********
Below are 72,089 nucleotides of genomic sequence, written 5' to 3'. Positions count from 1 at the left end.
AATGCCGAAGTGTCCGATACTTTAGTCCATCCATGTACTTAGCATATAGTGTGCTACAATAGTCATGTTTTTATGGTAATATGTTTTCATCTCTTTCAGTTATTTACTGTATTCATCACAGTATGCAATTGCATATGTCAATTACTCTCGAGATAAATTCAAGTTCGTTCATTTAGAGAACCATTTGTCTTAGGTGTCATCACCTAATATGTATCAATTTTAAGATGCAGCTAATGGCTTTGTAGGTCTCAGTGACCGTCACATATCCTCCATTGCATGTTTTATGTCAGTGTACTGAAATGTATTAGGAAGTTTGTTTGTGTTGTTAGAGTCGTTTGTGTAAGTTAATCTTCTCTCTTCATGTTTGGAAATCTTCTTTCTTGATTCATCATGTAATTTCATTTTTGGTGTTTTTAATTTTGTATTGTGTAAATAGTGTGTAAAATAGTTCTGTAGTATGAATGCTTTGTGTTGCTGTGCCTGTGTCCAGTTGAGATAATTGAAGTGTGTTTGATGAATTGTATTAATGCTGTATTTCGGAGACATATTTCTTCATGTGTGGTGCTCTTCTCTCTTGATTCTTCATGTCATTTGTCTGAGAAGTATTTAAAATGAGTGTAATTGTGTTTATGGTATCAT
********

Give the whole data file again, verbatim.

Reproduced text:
Below are 72,089 nucleotides of genomic sequence, written 5' to 3'. Positions count from 1 at the left end.
AATGCCGAAGTGTCCGATACTTTAGTCCATCCATGTACTTAGCATATAGTGTGCTACAATAGTCATGTTTTTATGGTAATATGTTTTCATCTCTTTCAGTTATTTACTGTATTCATCACAGTATGCAATTGCATATGTCAATTACTCTCGAGATAAATTCAAGTTCGTTCATTTAGAGAACCATTTGTCTTAGGTGTCATCACCTAATATGTATCAATTTTAAGATGCAGCTAATGGCTTTGTAGGTCTCAGTGACCGTCACATATCCTCCATTGCATGTTTTATGTCAGTGTACTGAAATGTATTAGGAAGTTTGTTTGTGTTGTTAGAGTCGTTTGTGTAAGTTAATCTTCTCTCTTCATGTTTGGAAATCTTCTTTCTTGATTCATCATGTAATTTCATTTTTGGTGTTTTTAATTTTGTATTGTGTAAATAGTGTGTAAAATAGTTCTGTAGTATGAATGCTTTGTGTTGCTGTGCCTGTGTCCAGTTGAGATAATTGAAGTGTGTTTGATGAATTGTATTAATGCTGTATTTCGGAGACATATTTCTTCATGTGTGGTGCTCTTCTCTCTTGATTCTTCATGTCATTTGTCTGAGAAGTATTTAAAATGAGTGTAATTGTGTTTATGGTATCAT